TABLE 2: Comparing cognitive conflict and commognitive conflict. 
The link between commognition and the Van Hiele theory
A brief explanation of the relationship between the two theories as conceived in the study suffices. In particular, this relationship is described based on the type of discourse participation evident from PSTs and how this type of discourse participation was related to each level of the Van Hiele theory. Firstly, the relationship is explained based on teachers’ failed behaviours during geometry problemsolving instead of their successes, because this will raise awareness of the severity of the need to develop competent geometry teachers in South Africa. Teachers’ behaviours, described in Table 3, were constructed based on the properties of each Van Hiele level of geometry thinking. These behaviours can range from any example that characterises behaviour at a certain Van Hiele level of geometry thinking through the processes described by the Van Hieles. The relationship between teachers’ behaviours and the Van Hiele levels is a critical one but elementary, because the teachers’ behaviours were formulated based on the properties of the Van Hiele levels. Nevertheless, what is not evident here is that, since competency at each level is dependent on competency at the preceding levels, teachers’ struggles at a particular level might not be because of struggling with geometry reasoning related to that level, but the preceding levels. For example, a failure to prove a geometry theorem (level 4) might be hindered by not only a deficient competency to order objects according to the relationship that exists between their properties (level 3), but also PSTs’ visualisation skills (level 1).
TABLE 3: Relationship between preservice teachers’ discourse participation and the Van Hiele levels of geometrical thinking. 
A PMT who is operating at a ritualistic Van Hiele level 1 not only struggles with the visual identification of geometrical objects using their appearances but also fails to link descriptions with their visual appearances. This means that this PMT is not able to identify a theorem or property using the appearance of the diagram in a particular problem. This PMT is then not ready to proceed to the other levels of geometrical thinking and must stay in that level until they have mastered the explorative Van Hiele level 1. Wang (2016) found that PMTs uses phrases related to visuals such as ‘looks like’ even when substantiating their arguments. This explanation goes for all the levels and, as a critical finding of this study, this progression is better explained in Figure 1. As seen in Figure 1, progression to the next Van Hiele level requires that PSTs operate fully in the explorative discourse participation where they rely on their own thinking and experiences and use objectified discourse when talking about solving geometrical problems. Table 3 shows how PMTs’ discourse changes as their geometrical thinking moves to a higher Van Hiele level (Wang, 2016) but this does not indicate that their discourse participation changes. Changes in discourse participation from ritualistic to explorative (discourse of experts) requires that PMTs apply some reification to their discourse allowing them to switch from colloquial to mathematical use of Euclidean geometry discourse (Sfard, 2021). These changes are observed in how PMTs use the elements of mathematical discourse in their discourse participation during geometry problemsolving. That is why PMTs who cannot differentiate between sufficient and necessary properties, conditions or even geometrical steps for a particular proof to be true are indeed still lacking not only Van Hiele level 2 but also level 1 (Sfard, 2007). In peer discussions, such changes in discourse (and perhaps discourse participation) can be a consequence of the coalescence among the discourses of the peers (BenDor & HeydMetzuyanim, 2021; Kaur, 2020).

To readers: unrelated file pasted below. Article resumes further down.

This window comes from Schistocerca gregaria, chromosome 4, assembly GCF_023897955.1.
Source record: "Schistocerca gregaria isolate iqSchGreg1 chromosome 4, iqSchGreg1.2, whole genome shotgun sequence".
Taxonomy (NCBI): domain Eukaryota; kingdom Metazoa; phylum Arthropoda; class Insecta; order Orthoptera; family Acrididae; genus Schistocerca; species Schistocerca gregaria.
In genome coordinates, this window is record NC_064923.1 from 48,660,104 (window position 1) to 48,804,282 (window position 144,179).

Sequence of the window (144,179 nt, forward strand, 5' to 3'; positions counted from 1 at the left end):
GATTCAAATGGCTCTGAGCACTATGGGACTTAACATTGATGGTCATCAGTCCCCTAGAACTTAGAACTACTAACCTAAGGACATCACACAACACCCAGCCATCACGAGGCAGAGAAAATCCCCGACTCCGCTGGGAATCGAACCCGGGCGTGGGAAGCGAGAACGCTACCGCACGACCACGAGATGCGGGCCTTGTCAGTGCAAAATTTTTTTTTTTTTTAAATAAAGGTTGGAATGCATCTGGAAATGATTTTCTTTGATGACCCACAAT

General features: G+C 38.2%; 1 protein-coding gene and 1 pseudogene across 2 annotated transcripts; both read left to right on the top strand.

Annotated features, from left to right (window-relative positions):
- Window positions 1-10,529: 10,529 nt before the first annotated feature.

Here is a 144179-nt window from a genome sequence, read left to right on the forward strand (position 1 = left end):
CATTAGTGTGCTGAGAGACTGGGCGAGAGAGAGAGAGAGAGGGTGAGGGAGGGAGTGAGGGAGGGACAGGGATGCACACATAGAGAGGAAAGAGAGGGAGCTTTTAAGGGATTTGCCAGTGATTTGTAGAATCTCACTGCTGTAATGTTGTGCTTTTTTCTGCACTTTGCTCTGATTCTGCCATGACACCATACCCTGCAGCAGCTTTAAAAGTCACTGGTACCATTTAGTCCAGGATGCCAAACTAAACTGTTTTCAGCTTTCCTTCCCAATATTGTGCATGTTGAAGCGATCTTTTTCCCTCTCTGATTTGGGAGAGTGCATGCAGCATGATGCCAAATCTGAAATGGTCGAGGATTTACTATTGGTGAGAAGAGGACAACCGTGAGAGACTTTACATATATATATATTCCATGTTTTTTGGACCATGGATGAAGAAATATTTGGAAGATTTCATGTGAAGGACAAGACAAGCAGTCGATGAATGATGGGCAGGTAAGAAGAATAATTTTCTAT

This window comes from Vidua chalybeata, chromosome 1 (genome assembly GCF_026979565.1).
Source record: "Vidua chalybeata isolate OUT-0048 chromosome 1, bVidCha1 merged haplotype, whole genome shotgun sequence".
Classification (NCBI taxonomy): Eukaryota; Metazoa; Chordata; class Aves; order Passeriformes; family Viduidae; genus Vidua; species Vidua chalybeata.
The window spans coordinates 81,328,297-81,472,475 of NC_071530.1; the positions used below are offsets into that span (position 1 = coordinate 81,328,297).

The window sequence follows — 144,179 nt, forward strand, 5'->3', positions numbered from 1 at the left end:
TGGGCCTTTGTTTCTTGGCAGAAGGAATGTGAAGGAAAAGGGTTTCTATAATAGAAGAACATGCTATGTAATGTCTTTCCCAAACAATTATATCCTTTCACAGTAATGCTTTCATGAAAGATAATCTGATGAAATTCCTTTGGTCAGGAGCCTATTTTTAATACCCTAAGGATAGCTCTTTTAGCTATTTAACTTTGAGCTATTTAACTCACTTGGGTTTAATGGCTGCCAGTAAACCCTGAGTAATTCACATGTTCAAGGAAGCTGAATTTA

FIGURE 1: A commognitive analysis of preservice teachers’ geometrical thinking development through Van Hiele levels of geometrical thinking.